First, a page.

- green red=yellow
- red blue=magenta
- blue green=cyan
- yellow magenta=red
- magenta cyan=blue
- cyan yellow=green
- yellow red=orange
- red blue=purple
- blue yellow= green
The mix of the primary and secondary colors gives us the tertiary colors which usually have two-word names such as red-violet or yellow-orange.
Cool, warm and neutral colors
All the colors we described above can also be divided into three types: cool, warm and neutral.
Cool colors are the ones on the green-blue side of the color wheel. They are called cool since they bring the feeling of cold. Warm colors are opposite to the previous due to the warm associations which they possess. Yellow, orange, and red are the hues relating to the warm type. Last but not least, neutral colors are absent on the color wheel including gray, brown and beige.
Health Blog using a warm palette
RGB color system considers red, blue, and green as primary colors. The system is the basis of all colors used on the screen. The combination of primary colors in equal proportions of this system produces secondary colors which are cyan, magenta and yellow, but you need to remember that the more light you add, the brighter and lighter the color becomes. Results obtained by mixing additive colors are often counterintuitive for people accustomed to the subtractive color system of paints, dyes, inks and other tangible objects.
RYB (red, yellow, blue) is also known as a painting color system often used in art education, especially in painting. It served as a foundation for the modern scientific color theory which determined that cyan, magenta, and yellow are the most effective set of three colors to combine. This is how the color model CMY has been formed.
The system CMY has been modified with the appearance of the photomechanical printing. It received the key component meaning black ink and the system was named CMYK (cyan, magenta, yellow, and black). Without this additional pigment, the shade closest to black would be muddy brown. Today this color system is mostly used in the printed design.
The color balance is vital in design since users make their impression of the website or application by the first look, and colors have a big influence. Designers distinguished the basic color schemes, aka color harmony, which works effectively.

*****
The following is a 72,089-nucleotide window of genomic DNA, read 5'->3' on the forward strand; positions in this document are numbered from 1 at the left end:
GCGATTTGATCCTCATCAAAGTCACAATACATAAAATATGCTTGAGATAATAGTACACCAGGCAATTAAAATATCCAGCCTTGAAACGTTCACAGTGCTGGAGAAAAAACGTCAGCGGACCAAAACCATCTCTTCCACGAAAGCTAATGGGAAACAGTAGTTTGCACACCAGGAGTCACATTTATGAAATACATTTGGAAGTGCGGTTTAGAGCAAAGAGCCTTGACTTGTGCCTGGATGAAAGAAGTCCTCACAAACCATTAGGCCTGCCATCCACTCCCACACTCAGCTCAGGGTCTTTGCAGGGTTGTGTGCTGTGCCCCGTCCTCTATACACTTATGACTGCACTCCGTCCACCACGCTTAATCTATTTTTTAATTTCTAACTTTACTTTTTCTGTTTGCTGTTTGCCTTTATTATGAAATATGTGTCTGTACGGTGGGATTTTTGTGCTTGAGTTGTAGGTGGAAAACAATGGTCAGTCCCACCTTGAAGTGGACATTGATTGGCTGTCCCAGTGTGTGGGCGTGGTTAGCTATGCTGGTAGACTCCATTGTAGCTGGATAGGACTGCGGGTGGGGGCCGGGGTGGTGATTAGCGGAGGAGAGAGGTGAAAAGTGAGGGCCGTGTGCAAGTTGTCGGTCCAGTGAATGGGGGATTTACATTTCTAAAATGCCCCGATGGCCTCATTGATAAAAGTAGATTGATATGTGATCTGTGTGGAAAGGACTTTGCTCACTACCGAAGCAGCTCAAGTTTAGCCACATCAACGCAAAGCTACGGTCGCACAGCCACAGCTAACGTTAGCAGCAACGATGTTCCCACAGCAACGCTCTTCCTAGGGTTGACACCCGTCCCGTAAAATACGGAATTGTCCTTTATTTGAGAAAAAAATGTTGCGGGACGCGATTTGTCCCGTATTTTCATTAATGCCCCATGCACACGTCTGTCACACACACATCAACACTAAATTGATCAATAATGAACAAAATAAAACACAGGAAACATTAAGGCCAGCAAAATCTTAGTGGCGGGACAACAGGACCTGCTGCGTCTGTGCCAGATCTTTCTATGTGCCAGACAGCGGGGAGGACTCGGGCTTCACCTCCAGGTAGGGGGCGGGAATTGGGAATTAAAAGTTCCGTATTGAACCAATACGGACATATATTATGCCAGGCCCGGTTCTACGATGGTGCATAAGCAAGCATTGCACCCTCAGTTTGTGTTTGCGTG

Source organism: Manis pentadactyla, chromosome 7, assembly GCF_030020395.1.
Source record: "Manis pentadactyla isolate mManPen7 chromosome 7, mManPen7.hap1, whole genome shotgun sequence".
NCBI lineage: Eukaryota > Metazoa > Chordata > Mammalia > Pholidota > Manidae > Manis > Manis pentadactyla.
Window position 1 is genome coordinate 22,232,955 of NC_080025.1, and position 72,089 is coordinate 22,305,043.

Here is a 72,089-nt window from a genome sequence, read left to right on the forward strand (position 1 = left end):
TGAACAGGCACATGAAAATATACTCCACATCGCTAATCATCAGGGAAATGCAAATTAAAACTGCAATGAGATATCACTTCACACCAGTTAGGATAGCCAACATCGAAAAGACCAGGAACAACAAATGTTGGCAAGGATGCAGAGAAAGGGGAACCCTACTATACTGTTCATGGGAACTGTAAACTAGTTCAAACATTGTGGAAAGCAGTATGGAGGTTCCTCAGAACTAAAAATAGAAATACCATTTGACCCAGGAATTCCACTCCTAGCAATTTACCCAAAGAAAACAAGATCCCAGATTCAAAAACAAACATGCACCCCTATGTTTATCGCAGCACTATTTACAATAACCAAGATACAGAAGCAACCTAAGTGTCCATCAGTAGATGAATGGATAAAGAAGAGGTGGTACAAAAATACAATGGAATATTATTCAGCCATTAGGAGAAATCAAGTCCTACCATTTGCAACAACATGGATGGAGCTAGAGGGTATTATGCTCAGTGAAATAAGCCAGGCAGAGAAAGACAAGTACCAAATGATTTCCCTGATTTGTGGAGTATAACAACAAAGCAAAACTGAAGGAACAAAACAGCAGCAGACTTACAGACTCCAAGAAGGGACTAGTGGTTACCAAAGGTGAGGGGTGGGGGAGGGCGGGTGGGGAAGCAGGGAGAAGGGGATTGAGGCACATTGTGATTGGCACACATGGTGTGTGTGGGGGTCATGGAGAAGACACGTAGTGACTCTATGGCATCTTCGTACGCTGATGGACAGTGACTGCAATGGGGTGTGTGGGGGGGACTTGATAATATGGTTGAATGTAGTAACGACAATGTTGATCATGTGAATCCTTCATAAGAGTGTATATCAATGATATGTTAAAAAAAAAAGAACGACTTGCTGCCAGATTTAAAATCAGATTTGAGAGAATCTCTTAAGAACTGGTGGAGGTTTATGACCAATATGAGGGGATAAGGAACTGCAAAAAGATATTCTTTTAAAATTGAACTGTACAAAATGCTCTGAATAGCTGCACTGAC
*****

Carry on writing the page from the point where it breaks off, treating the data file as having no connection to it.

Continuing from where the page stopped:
It is based on one color with various tones and shades of it. The monochromatic harmony is always a winning choice since it’s hard to make a mistake and create a distasteful color scheme.
To create analogous harmony, you need to use colors located right next to each other on the color wheel. This type of color scheme is used for the design where no contrast is needed including the background of web pages or banners.
The complementary scheme is the mix of colors placed in front of each other on the color wheel. This scheme is the opposite of analogous and monochromatic since it aims to produce high contrast. For example, the orange button on the blue background is hard to miss in any interface.
This scheme works similar to the previous one but it employs more colors. For instance, if you choose the blue color you need to take two others which are adjacent to its opposite color meaning yellow and red. The contrast here is less sharp than in complementary scheme but it allows using more colors.
When the design requires more colors you can try a triadic scheme. It is based on three separate colors that are equidistant on the color wheel. To save the balance in this scheme, it is recommended to use one color as a dominant, the other as accents.
The tetradic color scheme is for experienced designers since it is the most difficult to balance. It employs four colors from the wheel which are complementary pairs. If you connect the points on the chosen colors they form the rectangle. The scheme is hard to harmonize but if you do everything right, the results may be stunning.
Let’s sum up with the prosaic quote by RyPaul: “The whole point is to live life and be – to use all the colors in the crayon box.” Learn how to use colors effectively both in your life and work and the results will please you.
Color Theory: Brief Guide For Designers
Design for Diversity of Cultures: Color Perception
Color in Design: Influence on User Behavior
Design Tips: How to Choose Colors for Interface
3C of UI Design: Color, Contrast, Content
How Shape and Color Work in Logo Design
Originally published in Tubik Blog